• Once the two senators were appointed co-presidents of the Senate, a determination had to be made about who would serve as governor before the newly elected governor was officially sworn in. As co-Senate presidents, it was decided that Senator Bennett would be governor from January 8 until January 12 and Senator Cody from January 12 until January 15, when the newly elected Governor James McGreevey took office.
  • What New Jersey had was a bad system, as NJPP noted back in a 2004 commentary. The Senate president was elected to the Legislature to represent one of 40 legislative districts–not a state of more than 8 million. His colleagues in the Senate elected him president in a vote that required at most 21 votes. No one elected him to run the state. Further, as governor and Senate president, the person holding that office was the head of the executive branch and head of the Senate–clearly a violation of the separation of powers and a situation ripe with potential conflicts of interest.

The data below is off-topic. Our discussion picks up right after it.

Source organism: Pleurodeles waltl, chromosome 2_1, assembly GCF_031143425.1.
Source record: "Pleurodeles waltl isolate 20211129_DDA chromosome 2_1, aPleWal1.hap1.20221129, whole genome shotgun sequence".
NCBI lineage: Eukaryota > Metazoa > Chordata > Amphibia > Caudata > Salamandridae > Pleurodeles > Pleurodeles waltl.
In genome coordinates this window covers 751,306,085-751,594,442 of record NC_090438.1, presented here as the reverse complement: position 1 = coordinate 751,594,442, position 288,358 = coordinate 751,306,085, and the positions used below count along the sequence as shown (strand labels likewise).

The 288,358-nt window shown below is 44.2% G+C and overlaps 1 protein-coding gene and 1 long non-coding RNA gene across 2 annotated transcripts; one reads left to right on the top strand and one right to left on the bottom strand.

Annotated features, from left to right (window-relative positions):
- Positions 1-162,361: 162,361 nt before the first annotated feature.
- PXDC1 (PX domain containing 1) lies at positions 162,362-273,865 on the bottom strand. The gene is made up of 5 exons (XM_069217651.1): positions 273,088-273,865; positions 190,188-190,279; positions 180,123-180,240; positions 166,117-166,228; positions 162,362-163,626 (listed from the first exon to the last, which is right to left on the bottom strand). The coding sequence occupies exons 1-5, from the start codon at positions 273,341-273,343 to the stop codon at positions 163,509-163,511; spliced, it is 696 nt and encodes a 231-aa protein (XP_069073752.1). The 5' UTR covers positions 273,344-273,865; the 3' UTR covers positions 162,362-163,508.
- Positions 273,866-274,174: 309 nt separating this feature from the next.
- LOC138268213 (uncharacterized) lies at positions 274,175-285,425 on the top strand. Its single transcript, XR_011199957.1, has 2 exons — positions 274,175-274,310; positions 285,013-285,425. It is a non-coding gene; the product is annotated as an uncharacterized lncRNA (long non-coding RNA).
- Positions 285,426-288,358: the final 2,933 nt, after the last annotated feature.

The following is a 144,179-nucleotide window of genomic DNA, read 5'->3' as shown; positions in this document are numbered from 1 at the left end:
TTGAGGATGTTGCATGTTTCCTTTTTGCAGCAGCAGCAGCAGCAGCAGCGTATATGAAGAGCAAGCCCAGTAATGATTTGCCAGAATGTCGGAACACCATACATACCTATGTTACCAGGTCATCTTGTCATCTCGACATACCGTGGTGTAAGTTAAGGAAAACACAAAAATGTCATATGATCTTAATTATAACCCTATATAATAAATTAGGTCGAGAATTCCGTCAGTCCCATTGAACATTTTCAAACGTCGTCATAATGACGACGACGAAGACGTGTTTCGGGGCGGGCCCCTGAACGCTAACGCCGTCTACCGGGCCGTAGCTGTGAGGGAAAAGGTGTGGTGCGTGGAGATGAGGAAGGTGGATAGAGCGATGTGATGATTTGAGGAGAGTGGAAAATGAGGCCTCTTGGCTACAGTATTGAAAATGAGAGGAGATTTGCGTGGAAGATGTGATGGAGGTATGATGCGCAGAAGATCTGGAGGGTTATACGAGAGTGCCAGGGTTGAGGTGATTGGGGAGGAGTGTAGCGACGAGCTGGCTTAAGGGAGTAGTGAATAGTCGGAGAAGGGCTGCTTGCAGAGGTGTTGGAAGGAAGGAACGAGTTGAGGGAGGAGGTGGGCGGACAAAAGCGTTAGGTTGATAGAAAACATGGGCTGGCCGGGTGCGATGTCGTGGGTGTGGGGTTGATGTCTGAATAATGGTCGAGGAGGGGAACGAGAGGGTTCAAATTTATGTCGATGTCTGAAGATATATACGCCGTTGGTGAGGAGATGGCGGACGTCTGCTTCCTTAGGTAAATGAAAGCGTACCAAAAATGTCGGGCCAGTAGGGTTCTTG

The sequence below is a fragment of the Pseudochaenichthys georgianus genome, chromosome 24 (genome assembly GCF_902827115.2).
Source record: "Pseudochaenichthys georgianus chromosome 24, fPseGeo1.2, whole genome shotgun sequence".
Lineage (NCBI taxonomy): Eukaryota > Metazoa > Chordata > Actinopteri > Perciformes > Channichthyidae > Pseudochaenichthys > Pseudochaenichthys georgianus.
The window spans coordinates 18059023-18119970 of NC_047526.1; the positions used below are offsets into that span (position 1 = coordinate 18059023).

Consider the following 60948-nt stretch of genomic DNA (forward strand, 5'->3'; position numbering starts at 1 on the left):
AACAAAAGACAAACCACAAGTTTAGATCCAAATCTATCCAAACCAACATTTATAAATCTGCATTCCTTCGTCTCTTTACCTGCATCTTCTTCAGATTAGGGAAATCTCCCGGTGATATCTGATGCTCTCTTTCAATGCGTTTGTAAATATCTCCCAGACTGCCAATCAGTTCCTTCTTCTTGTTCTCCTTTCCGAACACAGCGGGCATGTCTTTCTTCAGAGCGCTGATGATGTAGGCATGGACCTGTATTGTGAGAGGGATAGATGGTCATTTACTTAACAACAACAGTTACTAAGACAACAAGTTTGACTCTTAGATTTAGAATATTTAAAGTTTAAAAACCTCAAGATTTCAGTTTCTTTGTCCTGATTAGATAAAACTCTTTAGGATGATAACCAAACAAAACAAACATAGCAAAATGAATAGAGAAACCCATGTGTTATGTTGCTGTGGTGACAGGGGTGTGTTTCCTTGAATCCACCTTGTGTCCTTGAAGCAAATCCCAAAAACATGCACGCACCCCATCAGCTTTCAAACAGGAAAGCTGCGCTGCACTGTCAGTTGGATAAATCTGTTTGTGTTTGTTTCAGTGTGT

And this is how and why New Jersey came into compliance with the majority practice in the nation. And why Tuesday November 3 will mark a new era in New Jersey history.

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Filed under election day, Lt. Governor, New Jersey Policy Perspective

Video From The Obama – Corzine Rally In Newark: Obama’s Speech In 3 Parts

Yesterday, I attended the big campaign rally in Newark for Governor Corzine. The 3 videos below are of President Obama’s speech to all of those in attendance.

As I stated in a post last night, the crowd was loud and boisterous. Obama really whipped them up into a frenzy, you really needed to be there to get the true feel of the event. The energy in the Prudential Center was electric and Obama did not disappoint.
As you may be able to tell from the videos, I was seated in a luxury suite above and to the back of the President and all of the festivities and had a very good view of all the was around. When I tell you that the place was jumping, believe me it was!
On the way out of the building, I was also very impressed at how united and excited the crowd was to be fully behind the Governor’s re-election efforts. I overheard a few in the crowd expressing their desired to get out there and “knock down” doors in the neighborhoods to get out the vote tomorrow.
It seems that President Obama efforts on behalf of the Governor has paid off. Hopefully those efforts pay off at the polls tomorrow.

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Filed under campaign rally, Gov. Jon Corzine, Newark NJ, President Obama